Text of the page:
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When you're feeling depressed, do you go to the movies? In the 1930s, that's what America did! We'll revisit the films of the depression, and talk about what they meant to people.
Direct download: focon032208.mp3
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97 years ago this week, more than 100 workers died when New York’s Triangle Shirtwaist Factory caught fire. The fire was a catalyst for both labor organizing and factory safety improvements, and the worst workplace disaster until September 11, 2001. This week on Fordham Conversations, we look back on that fire…and talk about what we can take from it today.
Direct download: focon031508.mp3
Category:podcasts -- posted at: 7:30am EDT

When you think of the beginning of the modern world…you don’t tend to think of the middle ages. But author Thomas Cahill says that’s just when it began. We talk with him about his book Mysteries of the Middle Ages—it’s out in paperback this week from Anchor Books.
Direct download: focon030808.mp3
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Sure, we all know that the President is one of the most important people in the world...but what does the Presdident DO, exactly? As we get ready for another round of primaries and eventually to actually vote a new one in, we look with Fordham Political Scientist Jeffrey Cohen on what the job really entails. Also, we talk with some New Yorkers about what they think the president does--and should be doing.
Direct download: focon030108.mp3
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From gas pump rage to phone bill bewilderment, we all know what it feels like to feel unfairly charged...We talk about unfair pricing with Fordham Professor Sarah Maxwell. Her new book is "The Price is Wrong: Understanding What Makes a Price Seem Fair and the True Cost of Unfair Pricing."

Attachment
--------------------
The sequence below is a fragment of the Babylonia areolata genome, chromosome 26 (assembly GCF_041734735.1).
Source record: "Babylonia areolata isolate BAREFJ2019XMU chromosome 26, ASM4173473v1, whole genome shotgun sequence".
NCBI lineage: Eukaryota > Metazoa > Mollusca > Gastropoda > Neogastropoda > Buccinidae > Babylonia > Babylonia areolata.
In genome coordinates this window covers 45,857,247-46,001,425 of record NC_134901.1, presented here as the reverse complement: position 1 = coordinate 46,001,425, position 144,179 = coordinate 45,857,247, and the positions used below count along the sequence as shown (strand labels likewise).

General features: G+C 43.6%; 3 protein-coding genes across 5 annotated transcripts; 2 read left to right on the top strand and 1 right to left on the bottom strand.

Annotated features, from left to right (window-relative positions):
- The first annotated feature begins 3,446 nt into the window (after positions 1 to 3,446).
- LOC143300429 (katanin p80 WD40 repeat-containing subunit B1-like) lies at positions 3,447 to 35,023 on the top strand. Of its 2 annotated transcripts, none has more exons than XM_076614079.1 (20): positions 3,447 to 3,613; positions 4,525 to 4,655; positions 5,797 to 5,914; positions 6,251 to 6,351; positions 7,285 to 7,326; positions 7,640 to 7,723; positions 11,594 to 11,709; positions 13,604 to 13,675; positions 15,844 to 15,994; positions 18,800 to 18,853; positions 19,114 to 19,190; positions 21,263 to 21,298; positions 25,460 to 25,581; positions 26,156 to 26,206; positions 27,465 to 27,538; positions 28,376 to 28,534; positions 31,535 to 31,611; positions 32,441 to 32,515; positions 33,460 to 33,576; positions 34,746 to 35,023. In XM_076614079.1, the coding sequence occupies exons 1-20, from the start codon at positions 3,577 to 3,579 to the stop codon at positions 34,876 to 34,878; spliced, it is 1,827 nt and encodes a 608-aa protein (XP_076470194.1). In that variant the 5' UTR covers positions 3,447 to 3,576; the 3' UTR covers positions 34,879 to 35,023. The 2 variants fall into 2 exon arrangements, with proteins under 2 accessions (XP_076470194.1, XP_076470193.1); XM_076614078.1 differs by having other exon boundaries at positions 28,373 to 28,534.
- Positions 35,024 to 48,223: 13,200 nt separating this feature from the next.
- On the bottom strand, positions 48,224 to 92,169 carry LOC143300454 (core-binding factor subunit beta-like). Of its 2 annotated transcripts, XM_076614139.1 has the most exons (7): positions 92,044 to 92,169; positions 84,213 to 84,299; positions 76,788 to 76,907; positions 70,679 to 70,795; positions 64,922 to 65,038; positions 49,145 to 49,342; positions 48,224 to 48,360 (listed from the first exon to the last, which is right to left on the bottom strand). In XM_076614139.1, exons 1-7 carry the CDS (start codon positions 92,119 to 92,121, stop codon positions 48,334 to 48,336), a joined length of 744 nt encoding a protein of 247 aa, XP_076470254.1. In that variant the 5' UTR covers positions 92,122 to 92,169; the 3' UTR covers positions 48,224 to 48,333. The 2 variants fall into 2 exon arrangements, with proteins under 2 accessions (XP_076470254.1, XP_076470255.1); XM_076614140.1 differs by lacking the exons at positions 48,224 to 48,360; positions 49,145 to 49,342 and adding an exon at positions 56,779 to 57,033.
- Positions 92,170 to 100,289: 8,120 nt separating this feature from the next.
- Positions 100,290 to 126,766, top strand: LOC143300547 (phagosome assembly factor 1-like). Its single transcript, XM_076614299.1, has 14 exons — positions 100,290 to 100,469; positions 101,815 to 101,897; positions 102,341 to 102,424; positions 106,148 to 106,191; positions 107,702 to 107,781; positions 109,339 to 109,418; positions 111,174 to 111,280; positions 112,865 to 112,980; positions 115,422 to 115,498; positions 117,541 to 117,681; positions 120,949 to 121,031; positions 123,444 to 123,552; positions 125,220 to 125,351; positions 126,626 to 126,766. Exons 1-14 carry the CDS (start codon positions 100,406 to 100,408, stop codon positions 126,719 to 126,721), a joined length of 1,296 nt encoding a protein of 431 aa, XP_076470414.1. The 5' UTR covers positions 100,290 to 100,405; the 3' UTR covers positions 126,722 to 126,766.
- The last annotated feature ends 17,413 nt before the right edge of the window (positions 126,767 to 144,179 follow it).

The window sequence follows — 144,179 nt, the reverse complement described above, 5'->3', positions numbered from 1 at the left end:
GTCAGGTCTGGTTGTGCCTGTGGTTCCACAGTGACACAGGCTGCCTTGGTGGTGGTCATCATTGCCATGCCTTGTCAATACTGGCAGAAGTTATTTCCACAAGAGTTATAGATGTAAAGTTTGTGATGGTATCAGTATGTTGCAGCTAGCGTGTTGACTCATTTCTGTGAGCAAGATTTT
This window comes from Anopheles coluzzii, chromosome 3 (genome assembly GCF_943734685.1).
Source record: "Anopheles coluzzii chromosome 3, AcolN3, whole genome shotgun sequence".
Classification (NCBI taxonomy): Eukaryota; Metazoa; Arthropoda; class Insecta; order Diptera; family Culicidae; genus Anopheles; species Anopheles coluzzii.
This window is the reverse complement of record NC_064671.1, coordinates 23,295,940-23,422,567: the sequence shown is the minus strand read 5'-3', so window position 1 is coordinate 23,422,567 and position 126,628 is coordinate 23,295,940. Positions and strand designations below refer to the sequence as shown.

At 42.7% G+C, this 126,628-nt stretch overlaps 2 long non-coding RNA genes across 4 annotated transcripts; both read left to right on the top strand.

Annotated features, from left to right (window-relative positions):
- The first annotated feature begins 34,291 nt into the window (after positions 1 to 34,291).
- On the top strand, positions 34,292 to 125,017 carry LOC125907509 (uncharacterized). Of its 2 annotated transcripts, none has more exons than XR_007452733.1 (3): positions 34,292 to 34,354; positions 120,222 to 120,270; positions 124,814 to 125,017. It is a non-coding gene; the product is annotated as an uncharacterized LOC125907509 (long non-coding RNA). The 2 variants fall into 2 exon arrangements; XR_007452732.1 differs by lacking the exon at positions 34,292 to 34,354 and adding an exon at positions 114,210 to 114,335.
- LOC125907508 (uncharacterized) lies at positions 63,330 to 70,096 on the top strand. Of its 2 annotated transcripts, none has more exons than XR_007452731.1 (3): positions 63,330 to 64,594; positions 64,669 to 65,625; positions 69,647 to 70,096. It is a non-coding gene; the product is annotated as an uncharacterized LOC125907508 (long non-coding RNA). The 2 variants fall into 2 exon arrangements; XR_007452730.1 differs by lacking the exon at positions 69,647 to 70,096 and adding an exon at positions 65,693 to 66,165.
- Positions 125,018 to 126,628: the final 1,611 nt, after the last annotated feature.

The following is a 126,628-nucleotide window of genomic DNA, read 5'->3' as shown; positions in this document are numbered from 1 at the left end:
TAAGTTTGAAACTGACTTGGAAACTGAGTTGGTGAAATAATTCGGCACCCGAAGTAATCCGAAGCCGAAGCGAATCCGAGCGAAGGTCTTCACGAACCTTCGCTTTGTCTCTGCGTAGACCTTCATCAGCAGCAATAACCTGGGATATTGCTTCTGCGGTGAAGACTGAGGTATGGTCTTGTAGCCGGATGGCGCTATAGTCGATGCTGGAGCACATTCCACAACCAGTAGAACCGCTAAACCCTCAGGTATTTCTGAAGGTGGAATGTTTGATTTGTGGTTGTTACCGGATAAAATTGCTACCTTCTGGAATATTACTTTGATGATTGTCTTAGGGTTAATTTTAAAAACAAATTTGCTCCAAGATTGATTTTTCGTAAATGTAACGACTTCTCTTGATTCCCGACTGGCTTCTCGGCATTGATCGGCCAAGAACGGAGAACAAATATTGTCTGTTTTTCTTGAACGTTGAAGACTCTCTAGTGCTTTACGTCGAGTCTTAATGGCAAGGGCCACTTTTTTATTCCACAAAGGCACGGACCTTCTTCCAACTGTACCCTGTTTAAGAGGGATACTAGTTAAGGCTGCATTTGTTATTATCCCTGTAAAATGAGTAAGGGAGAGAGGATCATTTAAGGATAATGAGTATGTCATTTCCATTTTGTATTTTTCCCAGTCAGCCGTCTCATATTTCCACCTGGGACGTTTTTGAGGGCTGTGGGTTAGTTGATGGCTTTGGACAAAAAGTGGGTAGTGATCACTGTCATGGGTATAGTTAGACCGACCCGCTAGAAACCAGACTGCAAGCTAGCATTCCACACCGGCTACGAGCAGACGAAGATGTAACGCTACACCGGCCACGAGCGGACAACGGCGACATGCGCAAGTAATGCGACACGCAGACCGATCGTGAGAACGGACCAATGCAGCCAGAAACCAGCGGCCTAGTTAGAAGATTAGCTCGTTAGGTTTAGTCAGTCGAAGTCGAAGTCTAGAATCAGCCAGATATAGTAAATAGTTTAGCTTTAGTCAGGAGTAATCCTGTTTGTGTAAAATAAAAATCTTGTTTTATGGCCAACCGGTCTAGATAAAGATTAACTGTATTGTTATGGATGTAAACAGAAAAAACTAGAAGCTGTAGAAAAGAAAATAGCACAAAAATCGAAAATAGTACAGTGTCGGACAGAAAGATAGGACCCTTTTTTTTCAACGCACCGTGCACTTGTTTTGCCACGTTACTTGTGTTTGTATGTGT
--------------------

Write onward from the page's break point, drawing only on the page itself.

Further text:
Direct download: focon022308.mp3
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Keeping housing affordable, and making affordable housing greener. 

 


Direct download: focon020908.mp3
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Women’s magazines and other guilty pleasures, with Fordham Professor Amy Aronson.
Direct download: focon020208.mp3
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We look at how human activities are affecting some of our more--and less--photogenic flora and fauna.
Direct download: focon012608.mp3
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New York City's no longer known as one of the crime capitals of America...but for Brooklyn DA Charles Hynes, crime--and police corruption--are still very much on the radar. His new crime novel, "Triple Homicide", looks at the Blue Wall of Silence.
Direct download: focon011908.mp3
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One of your new years resolutions might have been to get more in touch with your heritage...but if you're Irish-American, what does that mean exactly? We talk with author Peter Quinn about Irish-American identity; and we look at what playing the tin whistle does for your Irishness.
Direct download: focon010507.mp3
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There doesn't seem to be too much hassle every year with the birth of the New Year (except for the hangover)...but Fordham sociologist Jeanne Flavin says that birth is one of increasingly few that's allowed to go unmolested by the criminal justice system. In her new book, "Our Bodies, Our Crimes: The Policing of Women's Reproduction in America (NYU Press, 2008)" Flavin argues for a rethinking of the idea of reproductive rights.